I thought I’d take a break from my usual content to share with you the novella I’ve been working on.
Fantasy was my first love. Much of my teens took place with my nose in a doorstopper by Terry Goodkind or Terry Brooks. Indeed my first foray into writing long fiction was a clichéd high fantasy novel entitled Thalamus the Great. As I grew up, my tastes changed and I discovered surrealism, but there was always a place in my heart for those magical worlds.
My novella Generica is a love letter to the genre.
It is a story of a thousand iterations. Everyone who’s read a fantasy novel knows it. Rather than break free of the mold, I embrace the genre in all its clichés, celebrate its tropes. It is a parody, my first attempt at humor, and my most “bizarro” book yet.
Set in the stock fantasy world of Generica, we follow a cadre of stereotypes as they set off to retrieve the Dragon Amulet Sword and vanquish the Dark Demon Doom Lord. They must brave Scientologist goblins, emu-like Plot Wraiths, and their own doubts on the meaning of any of this.
But it’s more than that.
The main character is, in fact, me—Zé Burns (or a fictional representation)—and my odyssey to find why high fantasy novels are so similar. I obliterate the fourth wall, as I fight with my characters for control of the book. All the while, in the real world, I’m pursued by a clandestine organization that seeks to hide the terrible secret of the high fantasy novel.
* * *
Writing a parody is like navigating a balance beam, especially when you care about the thing you’re satirizing. You love and you mock, trying not to lean too far in either direction, while retaining those “zingers” and keeping it heartfelt.
Though I read dozens of fantasy novels throughout my youth, I wanted to get the intricacies right. I went back to my dusty fantasy shelf. A while back, I made the impulsive purchase of eighty-one Dragonlance novels. These lean to the generic side of the genre and proved invaluable in accumulating those little tidbits. Ultimately, it was my cliché-abundant first novel that supplied the greatest inspiration. Without it, I wouldn’t have known where to begin.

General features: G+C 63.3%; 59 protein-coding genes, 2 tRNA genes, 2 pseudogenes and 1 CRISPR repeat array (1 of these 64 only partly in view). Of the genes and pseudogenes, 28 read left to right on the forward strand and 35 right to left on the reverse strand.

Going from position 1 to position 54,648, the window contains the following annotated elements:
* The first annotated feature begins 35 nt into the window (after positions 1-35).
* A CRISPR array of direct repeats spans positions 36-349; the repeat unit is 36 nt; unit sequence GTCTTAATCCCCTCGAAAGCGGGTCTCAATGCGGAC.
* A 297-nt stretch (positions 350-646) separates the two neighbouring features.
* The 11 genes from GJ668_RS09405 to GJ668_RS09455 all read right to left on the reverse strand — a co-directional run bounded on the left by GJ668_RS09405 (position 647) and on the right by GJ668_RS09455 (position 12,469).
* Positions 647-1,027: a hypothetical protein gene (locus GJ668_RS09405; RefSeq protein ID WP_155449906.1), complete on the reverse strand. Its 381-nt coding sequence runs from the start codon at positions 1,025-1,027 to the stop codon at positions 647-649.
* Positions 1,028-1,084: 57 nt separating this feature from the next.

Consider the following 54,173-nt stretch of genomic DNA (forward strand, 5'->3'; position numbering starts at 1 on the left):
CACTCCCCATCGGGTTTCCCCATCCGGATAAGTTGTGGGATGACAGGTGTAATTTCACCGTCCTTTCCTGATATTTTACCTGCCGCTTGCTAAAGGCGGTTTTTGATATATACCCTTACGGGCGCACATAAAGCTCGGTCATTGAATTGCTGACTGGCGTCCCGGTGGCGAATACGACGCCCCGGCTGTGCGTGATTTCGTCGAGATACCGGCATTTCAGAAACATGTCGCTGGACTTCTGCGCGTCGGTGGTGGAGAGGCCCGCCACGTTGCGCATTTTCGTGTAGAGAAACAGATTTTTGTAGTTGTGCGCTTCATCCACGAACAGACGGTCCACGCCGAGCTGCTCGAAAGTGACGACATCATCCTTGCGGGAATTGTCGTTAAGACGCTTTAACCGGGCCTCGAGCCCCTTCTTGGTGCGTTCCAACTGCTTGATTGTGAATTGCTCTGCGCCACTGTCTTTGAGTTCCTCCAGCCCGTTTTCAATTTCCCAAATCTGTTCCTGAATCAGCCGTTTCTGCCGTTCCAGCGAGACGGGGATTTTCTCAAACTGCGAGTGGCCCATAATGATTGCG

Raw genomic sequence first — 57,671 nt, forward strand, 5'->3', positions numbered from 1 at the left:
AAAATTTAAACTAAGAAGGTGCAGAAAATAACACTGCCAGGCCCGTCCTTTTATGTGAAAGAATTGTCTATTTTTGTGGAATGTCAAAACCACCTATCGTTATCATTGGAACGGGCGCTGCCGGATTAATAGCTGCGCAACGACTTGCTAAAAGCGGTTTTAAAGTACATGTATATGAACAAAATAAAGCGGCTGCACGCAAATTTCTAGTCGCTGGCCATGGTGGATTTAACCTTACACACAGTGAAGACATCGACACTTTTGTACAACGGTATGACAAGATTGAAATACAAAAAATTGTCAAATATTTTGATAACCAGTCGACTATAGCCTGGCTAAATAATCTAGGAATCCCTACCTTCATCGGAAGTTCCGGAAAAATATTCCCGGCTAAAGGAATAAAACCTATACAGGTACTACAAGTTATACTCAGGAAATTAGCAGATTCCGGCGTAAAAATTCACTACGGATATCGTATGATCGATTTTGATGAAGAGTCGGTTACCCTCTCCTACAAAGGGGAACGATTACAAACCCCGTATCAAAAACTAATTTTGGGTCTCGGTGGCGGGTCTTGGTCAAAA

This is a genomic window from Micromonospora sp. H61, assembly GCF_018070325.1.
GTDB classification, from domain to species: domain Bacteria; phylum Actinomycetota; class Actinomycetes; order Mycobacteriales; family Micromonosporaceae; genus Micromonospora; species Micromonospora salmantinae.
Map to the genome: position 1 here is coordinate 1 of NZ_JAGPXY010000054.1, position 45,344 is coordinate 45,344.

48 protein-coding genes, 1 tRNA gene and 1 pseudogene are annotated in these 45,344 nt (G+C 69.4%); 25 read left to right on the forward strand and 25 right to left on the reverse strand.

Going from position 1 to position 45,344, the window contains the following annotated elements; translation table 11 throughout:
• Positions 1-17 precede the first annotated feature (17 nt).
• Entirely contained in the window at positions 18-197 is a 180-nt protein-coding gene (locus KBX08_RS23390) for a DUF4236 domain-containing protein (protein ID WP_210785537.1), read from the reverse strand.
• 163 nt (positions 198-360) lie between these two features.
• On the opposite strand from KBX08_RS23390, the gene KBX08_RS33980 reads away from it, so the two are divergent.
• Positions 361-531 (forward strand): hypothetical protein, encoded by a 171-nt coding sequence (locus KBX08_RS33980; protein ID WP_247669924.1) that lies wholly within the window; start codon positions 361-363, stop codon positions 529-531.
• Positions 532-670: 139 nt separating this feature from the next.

I’ve wanted to write Generica for over a decade now. By the time I sat down at the computer, most of it was already written in my head, allowing me to compose the rough draft in record time. But I made a fatal mistake: I hadn’t put much thought into the ending—arguably the most important part.
I’ve rewritten the ending six times now (rewrites, mind you, not drafts) and still I’m not content with the conclusion. I have never put more effort into my writing, more thought, more sheets of scribbles. I want it to reflect the pinnacle of my ability as it is now. But it never comes out right.
I was hoping to finish it by the Eraserhead Press open submissions this summer, but that doesn’t seem realistic. Weighed down by a special project (more details soon), I’ll be lucky to finish it by the end of the year.
It is my hope that all this mental sweat will result in my best work yet. There were many times I could have given up, settled for a cheaper, lazier ending. But that would be unfair to the decade of thought I’ve put into it.
I’ll keep you posted.